LED lighting is helping buildings around the world slash their electricity bills because the amount of energy needed to run LEDs is so much lower than that consumed by traditional forms of lighting.
But lower energy consumption isn’t just about saving money and being kind to the environment. It’s starting to demonstrate other benefits too.
The electrical load of LED sources is now so low that you don’t even need mains cables to power them – you can use standard network cables, so it’s easier and cheaper to connect and control your lights.
This technology is called ‘power over Ethernet’ (PoE) and, as the name suggests, it’s a way of providing power for electrical equipment through Ethernet cables – the same ones that already form the backbone of the IT network in your office.
Ethernet uses ‘cat 5’ (or more recently cat 5e or cat6) cables – the kind you plug into your router, with the plastic clip on the end that clicks into place.
Cat 5 cables are really designed to carry data, not power. But as long as the load is below a certain wattage (up to about 60W at the moment) they can power and communicate with devices at the same time. Which turns out to be really useful.
So what are the advantages for lighting? Well, everyone knows that wiring up a new lighting system can be an expensive headache, and to install a control system, you’ll need yet another network of wires up in the ceiling, along with the power cables.
If you want control but can’t face all that wiring, you’ve got three options: send the data wirelessly (using specially equipped drivers), send the data over your power cables (using power-line communication, offered by the likes of Lumenpulse and Echelon), or send the power over your data cables – in other words, PoE.
The great thing about using cat 5 cables for this kind of thing is that they’re cheap to buy and even cheaper to install – no need for an electrician, just click the cables into place and you’re away. Philips, one of the suppliers of power over Ethernet systems for lighting, reckons installation is up to 25 per cent cheaper than conventional wiring.
But that’s just the beginning – the real savings are in the longer term.
The next big advantage is the level of intelligence that an Ethernet-based control system can bring. Every light becomes a point on a network, with its own IP address. That makes it easy to control and monitor them (including remotely over the web), and if your light fittings incorporate presence sensors, temperature sensors, light sensors and so on, you can track that data too.
PoE brings lighting into the ‘internet of things’, allowing you to connect your lighting to other devices and systems in the building, such as heating, ventilation, IT services and security. The facilities manager has a single system that shows exactly how the building is being used.
Up and running
Philips already has a PoE lighting control system up and running at a new Amsterdam office building occupied by accountancy firm Deloitte.
UK-company Prolojik also has a power over Ethernet system, Light Matrix, that it sells with luminaire makers Future Designs and Phi Lighting. The system is installed in a meeting room at the offices of PricewaterhouseCoopers in central London, to power and control 20 direct/indirect luminaires.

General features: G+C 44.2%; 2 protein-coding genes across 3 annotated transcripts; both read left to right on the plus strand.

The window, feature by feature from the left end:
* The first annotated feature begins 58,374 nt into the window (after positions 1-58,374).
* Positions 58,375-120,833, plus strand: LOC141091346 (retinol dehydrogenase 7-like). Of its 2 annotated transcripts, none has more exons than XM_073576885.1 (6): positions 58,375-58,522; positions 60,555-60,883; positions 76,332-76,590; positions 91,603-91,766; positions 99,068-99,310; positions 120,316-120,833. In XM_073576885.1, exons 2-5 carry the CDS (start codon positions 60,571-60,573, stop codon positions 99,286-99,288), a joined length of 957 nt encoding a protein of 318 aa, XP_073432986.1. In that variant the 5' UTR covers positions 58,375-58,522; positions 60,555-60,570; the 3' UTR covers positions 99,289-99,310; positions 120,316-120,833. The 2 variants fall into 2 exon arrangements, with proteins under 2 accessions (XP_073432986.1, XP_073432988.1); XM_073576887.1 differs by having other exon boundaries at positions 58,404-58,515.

Other companies working on PoE for lighting include Iowa-based Innovative Lighting and California’s Nuleds.
To use Prolojik’s power over Ethernet system, you need a black box called an Ethernet switch, which converts AC mains power to the DC that goes through the cat 5 cables (achieving 10 per cent efficiency savings over a standard setup where mains power goes all the way to the driver, Prolojik says). Once the switch is installed, the electrician’s work is done. It can power up to 3kW of lighting: it has ports for 48 cables, each of which can be used to power and control 60W of lighting – enough for maybe one or two luminaires each. Any luminaires rated up to 60W can be used with the system, although it does require Prolojik’s Dali drivers.
Mark Vincent, commercial director of Prolojik, says the ease of installation is a big draw for clients. ‘When we’ve been presenting this, I’ve been apologising to electricians and contractors, because we’re taking their business away,’ he says. But the real benefits are in fully addressable control of lights, and the long-term energy-efficiency benefits.
As with Prolojik’s system, the Philips system works with third-party luminaires, and talks to any existing control systems that may already be installed in a building. Philips’ PoE system is based on a network of small Ethernet switches, so it can be scaled from powering a handful of luminaires to 1,000 of them.
Jeff Cassis, senior VP of global lighting solutions at Philips Lighting, says: ‘You can extract whatever data you want, whenever you want. Not only can you monitor energy consumption per light source, you have this really granular ability to look at what’s happening on my floor or building, aggregate that and understand how people are using the spaces. If you have multiple sites or buildings, you can look at how different buildings are managed. You could see how to use certain areas better, cool areas down that aren’t being used and make extra savings due to occupancy.’
- This special Lux conference for Facilities Managers is taking place on Thursday 19 May 2016 at the Cavendish Conference Centre in London. Entry is free to specifiers including facility managers, consulting engineers, estate managers, energy managers and others responsible for the management of lighting installations and their specification.
- View the full programme and register for your free place by clicking on the logo